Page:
Welcome to my birdwatching blog. This blog will contain stories about my bird watching trips, interesting bird news and other tales that may or may not be bird related. I want to make it useful to the avid birder as well as those who may only have a passing interest in bird watching. I enjoy photographing bird life, common and rare through a spotting scope, not that they always sit still long enough for me. Being on the outskirts of North East London, my reports will not only cover my local patch of Redbridge/Waltham Forest, but also dip into deepest Essex, Suffolk, Kent and Norfolk.


Thursday, 22 December 2011

A bit of last minute Christmas birding

Having a few days off before the Christmas break allowed me to indulge in a bit of last minute birding. And rather than create separate posts for each trip, I am lazily putting all the highlights into one post.

14.12.2011
Amwell Gravel Pits
At the northern end of the Lee Valley, Amwell is a good place to find wintering ducks and bittern.
Birds seen: siskin, goldeneye, wigeon, shoveler, gadwall, great crested grebe, common gull

Great Northaw Wood
Ancient woodland in Hertfordshire
Birds seen: nuthatch, common treecreeper, coal tit, marsh it, great spotted woodpecker, tawny owl (heard only)
Mammals: muntjac deer


17.12.2011
Connaught Water
Local lake on the edge of Epping Forest
Mandarin duck, Hooded Merganser (unknown origin)
Mandarin Duck
Mandarin Ducks

Sunday, 11 December 2011

From Bewick’s swans to bouncing bombs


Following the blustery day at Rainham Marshes, the following day was calm, sunny and reasonably mild. The plan was to visit Fingringhoe Wick and Abberton Reservoir.

Fingringhoe is on the Colne esturary and can attract a range of wintering ducks and waders. There was also still a long-staying Glossy Ibis which eluded me so we’ll skip over that one.

Most action came from the esturary. There were 18 red-breasted Mergansers on the water with small flocks of Brent geese. Avocets, curlews, knots and dunlins ferried back and forth with redshanks and lapwings adding their voices to the scene. A single Slavonian Grebe drifted slowing up river providing another highlight.

Pretty Map

Brent Geese

Red-breasted Merganser

Slavonian Grebe
From Fingringhoe Wick, I headed over to Abberton Reservoir. Abberton Reservoir is famous for a slightly different type of bird. In 1943, the RAF used Abberton reservoir as a practice run site for the Lancaster bomber and the bouncing bomb, created by Barnes Wallis because it was a similar shape to the Eder Dam in Germany. Lately, and more peacefully, the reservoir has played host to hen harriers, short-eared owls and Bewick’s Swans. I was hoping that it was still the case.

Upon arriving at the reservoir, I was a little surprised to find so much land management work going on. A new visitor centre and re-profiling of the reservoir is all taking shape. Fortunately, this hasn’t affected the quality of the birds.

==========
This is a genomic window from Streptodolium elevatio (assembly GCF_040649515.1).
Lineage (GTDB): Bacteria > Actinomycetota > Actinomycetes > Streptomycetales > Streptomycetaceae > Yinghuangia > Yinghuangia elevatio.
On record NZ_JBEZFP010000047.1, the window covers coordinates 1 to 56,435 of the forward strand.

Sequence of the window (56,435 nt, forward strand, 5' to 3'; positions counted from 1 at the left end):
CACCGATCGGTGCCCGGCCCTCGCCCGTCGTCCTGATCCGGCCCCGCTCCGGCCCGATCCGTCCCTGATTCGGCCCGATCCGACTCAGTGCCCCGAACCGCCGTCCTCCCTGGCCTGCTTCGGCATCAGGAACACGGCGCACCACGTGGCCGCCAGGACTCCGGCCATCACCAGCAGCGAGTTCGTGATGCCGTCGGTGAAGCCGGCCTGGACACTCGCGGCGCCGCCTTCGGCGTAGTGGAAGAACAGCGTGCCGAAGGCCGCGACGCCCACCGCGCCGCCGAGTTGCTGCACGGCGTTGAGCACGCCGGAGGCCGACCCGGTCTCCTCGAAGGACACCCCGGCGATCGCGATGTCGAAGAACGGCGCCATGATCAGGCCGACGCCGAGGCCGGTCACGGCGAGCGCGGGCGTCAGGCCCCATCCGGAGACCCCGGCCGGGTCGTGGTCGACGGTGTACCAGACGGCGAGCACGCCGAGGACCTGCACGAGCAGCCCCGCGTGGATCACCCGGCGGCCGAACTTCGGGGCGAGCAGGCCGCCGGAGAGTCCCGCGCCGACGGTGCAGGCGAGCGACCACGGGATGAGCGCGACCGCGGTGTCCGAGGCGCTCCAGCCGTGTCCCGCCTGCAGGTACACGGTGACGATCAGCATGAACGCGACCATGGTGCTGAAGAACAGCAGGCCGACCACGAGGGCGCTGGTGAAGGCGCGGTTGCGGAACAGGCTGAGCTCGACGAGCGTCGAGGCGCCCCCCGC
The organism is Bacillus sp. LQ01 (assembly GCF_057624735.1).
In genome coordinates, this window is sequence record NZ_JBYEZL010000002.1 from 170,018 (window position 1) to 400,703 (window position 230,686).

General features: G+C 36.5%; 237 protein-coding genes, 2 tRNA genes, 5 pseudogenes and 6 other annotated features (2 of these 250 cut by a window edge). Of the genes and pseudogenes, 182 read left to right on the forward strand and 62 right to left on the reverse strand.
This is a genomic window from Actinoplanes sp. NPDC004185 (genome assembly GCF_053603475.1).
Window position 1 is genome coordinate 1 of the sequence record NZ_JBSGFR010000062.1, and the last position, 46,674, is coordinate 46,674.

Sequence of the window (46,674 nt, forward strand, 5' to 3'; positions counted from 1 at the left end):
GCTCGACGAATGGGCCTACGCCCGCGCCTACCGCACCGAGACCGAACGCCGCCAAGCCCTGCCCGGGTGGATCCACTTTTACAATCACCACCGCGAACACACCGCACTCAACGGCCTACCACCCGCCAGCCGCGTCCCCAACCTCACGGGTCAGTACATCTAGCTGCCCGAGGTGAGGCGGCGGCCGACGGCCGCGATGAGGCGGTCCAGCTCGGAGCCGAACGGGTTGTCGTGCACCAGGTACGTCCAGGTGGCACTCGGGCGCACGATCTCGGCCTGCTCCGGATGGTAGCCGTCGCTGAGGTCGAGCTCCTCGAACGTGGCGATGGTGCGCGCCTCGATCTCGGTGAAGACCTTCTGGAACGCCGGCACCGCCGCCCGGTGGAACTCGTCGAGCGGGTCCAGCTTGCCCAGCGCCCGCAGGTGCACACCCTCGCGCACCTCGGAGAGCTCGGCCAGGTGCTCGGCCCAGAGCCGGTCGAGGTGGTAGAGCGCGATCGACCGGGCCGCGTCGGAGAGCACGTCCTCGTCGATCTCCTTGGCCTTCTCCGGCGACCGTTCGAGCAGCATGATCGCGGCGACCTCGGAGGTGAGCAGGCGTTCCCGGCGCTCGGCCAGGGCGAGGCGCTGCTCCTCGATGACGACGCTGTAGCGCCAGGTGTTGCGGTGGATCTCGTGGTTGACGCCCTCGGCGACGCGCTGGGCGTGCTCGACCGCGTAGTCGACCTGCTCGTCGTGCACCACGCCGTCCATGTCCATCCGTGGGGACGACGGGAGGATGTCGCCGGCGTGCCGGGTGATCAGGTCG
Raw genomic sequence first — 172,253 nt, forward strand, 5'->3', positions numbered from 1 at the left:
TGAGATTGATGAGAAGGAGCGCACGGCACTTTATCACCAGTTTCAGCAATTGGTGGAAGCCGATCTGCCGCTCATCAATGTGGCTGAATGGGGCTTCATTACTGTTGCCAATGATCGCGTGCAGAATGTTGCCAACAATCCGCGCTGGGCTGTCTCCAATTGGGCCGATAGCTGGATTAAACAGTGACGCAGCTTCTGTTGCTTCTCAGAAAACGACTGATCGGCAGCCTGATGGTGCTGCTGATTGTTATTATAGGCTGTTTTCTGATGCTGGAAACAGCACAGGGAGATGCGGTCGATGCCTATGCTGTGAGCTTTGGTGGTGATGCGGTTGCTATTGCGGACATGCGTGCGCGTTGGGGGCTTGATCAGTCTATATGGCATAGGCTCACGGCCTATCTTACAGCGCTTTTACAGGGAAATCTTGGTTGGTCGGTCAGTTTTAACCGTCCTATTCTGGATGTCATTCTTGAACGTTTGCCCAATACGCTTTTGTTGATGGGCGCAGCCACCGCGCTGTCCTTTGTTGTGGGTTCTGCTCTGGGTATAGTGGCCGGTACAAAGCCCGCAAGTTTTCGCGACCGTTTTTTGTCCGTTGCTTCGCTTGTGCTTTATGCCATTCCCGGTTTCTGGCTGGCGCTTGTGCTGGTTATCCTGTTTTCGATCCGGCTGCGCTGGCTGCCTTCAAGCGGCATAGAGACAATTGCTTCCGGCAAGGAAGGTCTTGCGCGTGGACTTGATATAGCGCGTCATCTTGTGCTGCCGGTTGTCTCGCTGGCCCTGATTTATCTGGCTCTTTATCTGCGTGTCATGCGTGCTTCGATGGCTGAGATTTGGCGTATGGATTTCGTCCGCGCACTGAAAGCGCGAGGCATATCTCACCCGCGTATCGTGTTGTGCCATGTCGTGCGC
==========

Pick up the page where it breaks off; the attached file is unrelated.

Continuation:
Roy King Hide, Abberton Reservoir
I counted five short-eared owls quartering fields around Wigborough Bay and four Bewick’s swans roosted in the same area.

Bewick’s Swans

Thursday, 8 December 2011

Gone with the wind

This is the first of two back-to-back birding trips this week while using up my annual leave.

Nothing was going to stop me, not even a little breeze coming in from the SW. Okay, so it was more than just a little breeze, more a mini hurricane to be dramatic. I hedged my bets and opted for the safety of Rainham Marshes. This wasn’t because it’s sheltered because it isn’t. It is however not far to bolt for home if the weather gets too much.

The Thames from Rainham Marshes
Fuck, it was windy. I walked along the sea wall west towards the landfill site scanning the sea for winter ducks. The wind nearly blew me over a couple of times and viewing through a scope was difficult as the wind turned my eyes to pools of water. Teal and Wigeon bobbed about probably having fun but not sure. The fun ended though when a Peregrine Falcon in the shape of an air to sea missile dived down towards the unsuspecting wildfowl. Luckily, the falcon, probably suffering from the wind in it’s eyes like me, missed catching his lunch. The ducks went all over the place.

Teal. Shortly to have a bit of a shock.

I love watching birds trying to fly in strong winds. Some manage really well like ducks and geese but magpies are really untidy. They look like puppets being puppeteered by someone having a fit.

Rock Pipit
I found a small party of Rock Pipits a bit further on. I was able to sit in relative shelter and this enabled me to take a reasonable shot of these birds. Hadn’t had one this year so this took me to equal last year’s total so hopefully by the end of tomorrow I’ll be celebrating. I guess this sounds as though totals and lists are the most important thing to me. They’re not but they serve the purpose of motivating me to get out and watch birds in the most inclement of weather.

I started the circular walk around the RSPB reserve noting Black-tailed Godwit, Redwing, Little Egret, Pintail and at least 700 Lapwings which with another Peregrine circling overhead, were continuously spooked into taking flight like a giant swamp of bees. 

Hopefully, tomorrow will be calmer and brighter than today but to be honest, I couldn’t give a damn.